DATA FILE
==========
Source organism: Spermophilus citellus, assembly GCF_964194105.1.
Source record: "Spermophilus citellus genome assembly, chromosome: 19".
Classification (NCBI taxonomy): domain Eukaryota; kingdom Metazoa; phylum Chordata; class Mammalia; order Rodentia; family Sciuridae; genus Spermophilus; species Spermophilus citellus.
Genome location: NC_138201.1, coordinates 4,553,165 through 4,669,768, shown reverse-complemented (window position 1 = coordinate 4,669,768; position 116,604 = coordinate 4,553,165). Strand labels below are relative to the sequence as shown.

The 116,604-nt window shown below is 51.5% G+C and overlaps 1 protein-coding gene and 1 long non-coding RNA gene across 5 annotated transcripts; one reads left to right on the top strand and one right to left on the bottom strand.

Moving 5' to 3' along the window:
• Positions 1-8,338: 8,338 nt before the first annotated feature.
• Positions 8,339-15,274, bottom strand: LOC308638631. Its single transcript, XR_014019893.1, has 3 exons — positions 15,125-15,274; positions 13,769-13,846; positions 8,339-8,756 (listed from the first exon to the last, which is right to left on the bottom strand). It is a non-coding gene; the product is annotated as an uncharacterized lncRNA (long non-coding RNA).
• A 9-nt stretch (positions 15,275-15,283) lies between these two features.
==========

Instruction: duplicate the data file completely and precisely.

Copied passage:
Source organism: Spermophilus citellus, assembly GCF_964194105.1.
Source record: "Spermophilus citellus genome assembly, chromosome: 19".
Classification (NCBI taxonomy): domain Eukaryota; kingdom Metazoa; phylum Chordata; class Mammalia; order Rodentia; family Sciuridae; genus Spermophilus; species Spermophilus citellus.
Genome location: NC_138201.1, coordinates 4,553,165 through 4,669,768, shown reverse-complemented (window position 1 = coordinate 4,669,768; position 116,604 = coordinate 4,553,165). Strand labels below are relative to the sequence as shown.

The 116,604-nt window shown below is 51.5% G+C and overlaps 1 protein-coding gene and 1 long non-coding RNA gene across 5 annotated transcripts; one reads left to right on the top strand and one right to left on the bottom strand.

Moving 5' to 3' along the window:
• Positions 1-8,338: 8,338 nt before the first annotated feature.
• Positions 8,339-15,274, bottom strand: LOC308638631. Its single transcript, XR_014019893.1, has 3 exons — positions 15,125-15,274; positions 13,769-13,846; positions 8,339-8,756 (listed from the first exon to the last, which is right to left on the bottom strand). It is a non-coding gene; the product is annotated as an uncharacterized lncRNA (long non-coding RNA).
• A 9-nt stretch (positions 15,275-15,283) lies between these two features.